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Taboo by Max Richter (Review)

posted Oct 18, 2017, 8:43 PM by Koray Savas   [ updated Oct 18, 2017, 8:44 PM ]

Taboo is an FX original event series that aired earlier this year. Created by Tom Hardy, among others, and produced by Ridley Scott through Scott Free, the show chronicles James Keziah Delaney as he returns to London from an African expedition to discover his inherited shipping empire is under deadly threat by the East India Trading Company. The series is steeped in gorgeous atmospheric cinematography and art direction. There’s a weight and dampness to the filmic qualities of the show that firmly place it in TV’s Golden Age, and a contributing factor to this is Max Richter’s brooding score.

The heaviness and swagger on screen is accented by a wonderfully dark musical tapestry. Richter, primarily known for his classical compositions, truly nails the aesthetic and heart of this narrative with an unexpectedly macabre score. His textural underscore goes against the grain of his typical melancholic minimalism and provides a rich and dense backdrop that really sucks the air out of the room. The album here is succinct in its presentation, hitting hard out of the gate and slowly trickling down to a more somber mood as it progresses. “A Lamenting Song” is where one’s expectations of Richter’s musical style comes into play, with solo piano. However, the tone here carries a stronger sense of emotion than usual. It’s heard in the performance and the recording, with a gentle touch of delicacy that carries through the score as a recurring motif (hear: “Lamentation For A Lost Life”). Furthermore, Zilpha, Delaney’s love interest, represents the heart of the score, and her musical counterpart is featured the most on album, with tracks "Zilpha," "Zilpha (Recollection)," and "Zilpha Alone." Her theme is heavy yet yearning, and blends seamlessly with the rest of the musical template of the score.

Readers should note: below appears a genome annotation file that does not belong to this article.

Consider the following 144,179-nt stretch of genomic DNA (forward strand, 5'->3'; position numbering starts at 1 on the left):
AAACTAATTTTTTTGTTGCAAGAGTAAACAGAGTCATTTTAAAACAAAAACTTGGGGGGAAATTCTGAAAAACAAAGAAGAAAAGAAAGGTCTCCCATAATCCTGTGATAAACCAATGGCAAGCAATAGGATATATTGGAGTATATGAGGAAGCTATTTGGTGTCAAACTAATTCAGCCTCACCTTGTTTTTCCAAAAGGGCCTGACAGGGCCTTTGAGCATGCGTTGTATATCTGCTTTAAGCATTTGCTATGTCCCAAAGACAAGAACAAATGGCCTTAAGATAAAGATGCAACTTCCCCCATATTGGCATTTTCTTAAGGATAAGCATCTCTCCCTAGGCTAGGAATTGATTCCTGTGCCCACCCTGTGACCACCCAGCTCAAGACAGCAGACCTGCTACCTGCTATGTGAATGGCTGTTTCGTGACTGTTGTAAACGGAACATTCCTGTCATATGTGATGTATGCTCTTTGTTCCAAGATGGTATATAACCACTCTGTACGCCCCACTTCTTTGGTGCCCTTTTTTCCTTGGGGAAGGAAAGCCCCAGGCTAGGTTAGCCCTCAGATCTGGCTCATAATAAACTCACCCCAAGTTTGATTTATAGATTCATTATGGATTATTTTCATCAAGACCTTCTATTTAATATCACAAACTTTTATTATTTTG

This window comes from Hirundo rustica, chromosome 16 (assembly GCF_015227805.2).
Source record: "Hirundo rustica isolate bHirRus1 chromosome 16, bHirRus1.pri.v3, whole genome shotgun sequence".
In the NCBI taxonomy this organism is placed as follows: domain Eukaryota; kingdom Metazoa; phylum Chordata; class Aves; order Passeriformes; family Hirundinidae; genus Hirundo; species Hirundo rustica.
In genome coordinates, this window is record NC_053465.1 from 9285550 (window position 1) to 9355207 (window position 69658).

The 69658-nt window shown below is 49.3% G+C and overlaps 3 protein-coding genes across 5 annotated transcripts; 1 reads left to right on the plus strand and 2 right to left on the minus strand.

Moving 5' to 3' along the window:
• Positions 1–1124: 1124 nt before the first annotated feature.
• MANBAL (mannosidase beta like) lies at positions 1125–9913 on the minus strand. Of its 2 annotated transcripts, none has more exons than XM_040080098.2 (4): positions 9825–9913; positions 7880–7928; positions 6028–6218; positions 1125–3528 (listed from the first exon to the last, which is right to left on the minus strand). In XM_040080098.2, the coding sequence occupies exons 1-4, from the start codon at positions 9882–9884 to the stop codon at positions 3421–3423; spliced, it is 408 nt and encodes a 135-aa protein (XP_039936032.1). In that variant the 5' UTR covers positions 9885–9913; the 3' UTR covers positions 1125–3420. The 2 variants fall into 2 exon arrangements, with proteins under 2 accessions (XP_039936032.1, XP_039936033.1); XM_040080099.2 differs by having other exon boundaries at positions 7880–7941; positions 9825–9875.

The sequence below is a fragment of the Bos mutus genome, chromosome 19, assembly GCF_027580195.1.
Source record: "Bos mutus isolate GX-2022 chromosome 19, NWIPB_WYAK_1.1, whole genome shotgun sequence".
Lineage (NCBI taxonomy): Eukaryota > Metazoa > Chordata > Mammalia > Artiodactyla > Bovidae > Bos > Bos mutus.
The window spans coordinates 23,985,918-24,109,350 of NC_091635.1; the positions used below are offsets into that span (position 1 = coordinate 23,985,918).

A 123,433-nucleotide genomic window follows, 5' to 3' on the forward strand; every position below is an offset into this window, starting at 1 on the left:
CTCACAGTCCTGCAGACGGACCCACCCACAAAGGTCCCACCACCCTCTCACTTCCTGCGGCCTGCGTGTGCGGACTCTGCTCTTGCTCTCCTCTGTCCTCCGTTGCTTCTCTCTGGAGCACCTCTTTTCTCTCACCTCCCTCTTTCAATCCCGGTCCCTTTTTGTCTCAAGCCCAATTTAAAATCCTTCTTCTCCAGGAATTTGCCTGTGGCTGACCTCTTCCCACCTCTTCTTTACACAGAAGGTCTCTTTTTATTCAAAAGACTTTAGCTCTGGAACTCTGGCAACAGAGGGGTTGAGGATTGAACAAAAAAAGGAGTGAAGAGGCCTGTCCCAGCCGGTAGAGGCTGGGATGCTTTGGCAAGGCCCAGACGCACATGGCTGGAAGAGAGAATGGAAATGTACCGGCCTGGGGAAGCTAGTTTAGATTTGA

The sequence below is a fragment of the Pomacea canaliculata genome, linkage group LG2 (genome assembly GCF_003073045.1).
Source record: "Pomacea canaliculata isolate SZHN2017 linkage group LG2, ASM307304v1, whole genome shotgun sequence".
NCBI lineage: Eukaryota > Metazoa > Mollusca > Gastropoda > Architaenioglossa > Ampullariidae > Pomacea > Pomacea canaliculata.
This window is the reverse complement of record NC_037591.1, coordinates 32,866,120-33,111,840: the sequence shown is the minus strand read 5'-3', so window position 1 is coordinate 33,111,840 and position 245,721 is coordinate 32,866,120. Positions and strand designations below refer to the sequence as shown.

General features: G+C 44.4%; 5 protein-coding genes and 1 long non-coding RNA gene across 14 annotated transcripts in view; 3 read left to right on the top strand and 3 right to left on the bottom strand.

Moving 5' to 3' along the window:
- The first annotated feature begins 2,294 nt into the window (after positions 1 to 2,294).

Max Richter has really grown in the film and TV industry these past few years, and Taboo is a genuine highlight amongst his vast discography. It features the delicate heartbreaking emotion found in his classical oeuvre, but also an incredibly bleak overtone that sifts through to the rest of the melodies and underscore, creating an unique experience worth delving into.